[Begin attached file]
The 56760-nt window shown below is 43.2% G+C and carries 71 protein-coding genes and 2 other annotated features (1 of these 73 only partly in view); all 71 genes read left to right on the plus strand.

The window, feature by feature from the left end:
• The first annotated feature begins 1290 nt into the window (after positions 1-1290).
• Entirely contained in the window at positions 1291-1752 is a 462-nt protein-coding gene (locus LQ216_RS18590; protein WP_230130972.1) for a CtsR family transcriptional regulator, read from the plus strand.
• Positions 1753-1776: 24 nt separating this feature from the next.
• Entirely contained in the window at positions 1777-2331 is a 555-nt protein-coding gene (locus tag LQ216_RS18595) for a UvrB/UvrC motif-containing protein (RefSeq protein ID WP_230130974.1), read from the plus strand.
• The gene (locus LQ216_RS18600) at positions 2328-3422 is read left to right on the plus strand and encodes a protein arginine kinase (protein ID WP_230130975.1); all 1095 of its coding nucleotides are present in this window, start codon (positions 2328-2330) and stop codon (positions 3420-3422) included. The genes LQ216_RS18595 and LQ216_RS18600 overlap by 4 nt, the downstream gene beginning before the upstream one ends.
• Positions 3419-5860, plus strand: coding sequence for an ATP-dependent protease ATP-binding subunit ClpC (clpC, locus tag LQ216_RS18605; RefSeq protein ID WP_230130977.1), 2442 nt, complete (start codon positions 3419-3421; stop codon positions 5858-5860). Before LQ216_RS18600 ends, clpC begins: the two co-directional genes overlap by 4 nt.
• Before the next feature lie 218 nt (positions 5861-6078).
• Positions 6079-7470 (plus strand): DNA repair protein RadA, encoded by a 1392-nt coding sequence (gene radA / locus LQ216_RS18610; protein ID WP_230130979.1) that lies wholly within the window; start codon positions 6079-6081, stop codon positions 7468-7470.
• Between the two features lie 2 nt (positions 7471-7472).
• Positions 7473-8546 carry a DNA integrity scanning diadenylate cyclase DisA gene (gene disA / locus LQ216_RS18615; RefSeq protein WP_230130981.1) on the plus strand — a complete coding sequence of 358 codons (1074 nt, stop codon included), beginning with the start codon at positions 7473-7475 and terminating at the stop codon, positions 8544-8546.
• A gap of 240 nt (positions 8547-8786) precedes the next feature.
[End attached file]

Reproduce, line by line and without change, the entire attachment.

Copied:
The 56760-nt window shown below is 43.2% G+C and carries 71 protein-coding genes and 2 other annotated features (1 of these 73 only partly in view); all 71 genes read left to right on the plus strand.

The window, feature by feature from the left end:
• The first annotated feature begins 1290 nt into the window (after positions 1-1290).
• Entirely contained in the window at positions 1291-1752 is a 462-nt protein-coding gene (locus LQ216_RS18590; protein WP_230130972.1) for a CtsR family transcriptional regulator, read from the plus strand.
• Positions 1753-1776: 24 nt separating this feature from the next.
• Entirely contained in the window at positions 1777-2331 is a 555-nt protein-coding gene (locus tag LQ216_RS18595) for a UvrB/UvrC motif-containing protein (RefSeq protein ID WP_230130974.1), read from the plus strand.
• The gene (locus LQ216_RS18600) at positions 2328-3422 is read left to right on the plus strand and encodes a protein arginine kinase (protein ID WP_230130975.1); all 1095 of its coding nucleotides are present in this window, start codon (positions 2328-2330) and stop codon (positions 3420-3422) included. The genes LQ216_RS18595 and LQ216_RS18600 overlap by 4 nt, the downstream gene beginning before the upstream one ends.
• Positions 3419-5860, plus strand: coding sequence for an ATP-dependent protease ATP-binding subunit ClpC (clpC, locus tag LQ216_RS18605; RefSeq protein ID WP_230130977.1), 2442 nt, complete (start codon positions 3419-3421; stop codon positions 5858-5860). Before LQ216_RS18600 ends, clpC begins: the two co-directional genes overlap by 4 nt.
• Before the next feature lie 218 nt (positions 5861-6078).
• Positions 6079-7470 (plus strand): DNA repair protein RadA, encoded by a 1392-nt coding sequence (gene radA / locus LQ216_RS18610; protein ID WP_230130979.1) that lies wholly within the window; start codon positions 6079-6081, stop codon positions 7468-7470.
• Between the two features lie 2 nt (positions 7471-7472).
• Positions 7473-8546 carry a DNA integrity scanning diadenylate cyclase DisA gene (gene disA / locus LQ216_RS18615; RefSeq protein WP_230130981.1) on the plus strand — a complete coding sequence of 358 codons (1074 nt, stop codon included), beginning with the start codon at positions 7473-7475 and terminating at the stop codon, positions 8544-8546.
• A gap of 240 nt (positions 8547-8786) precedes the next feature.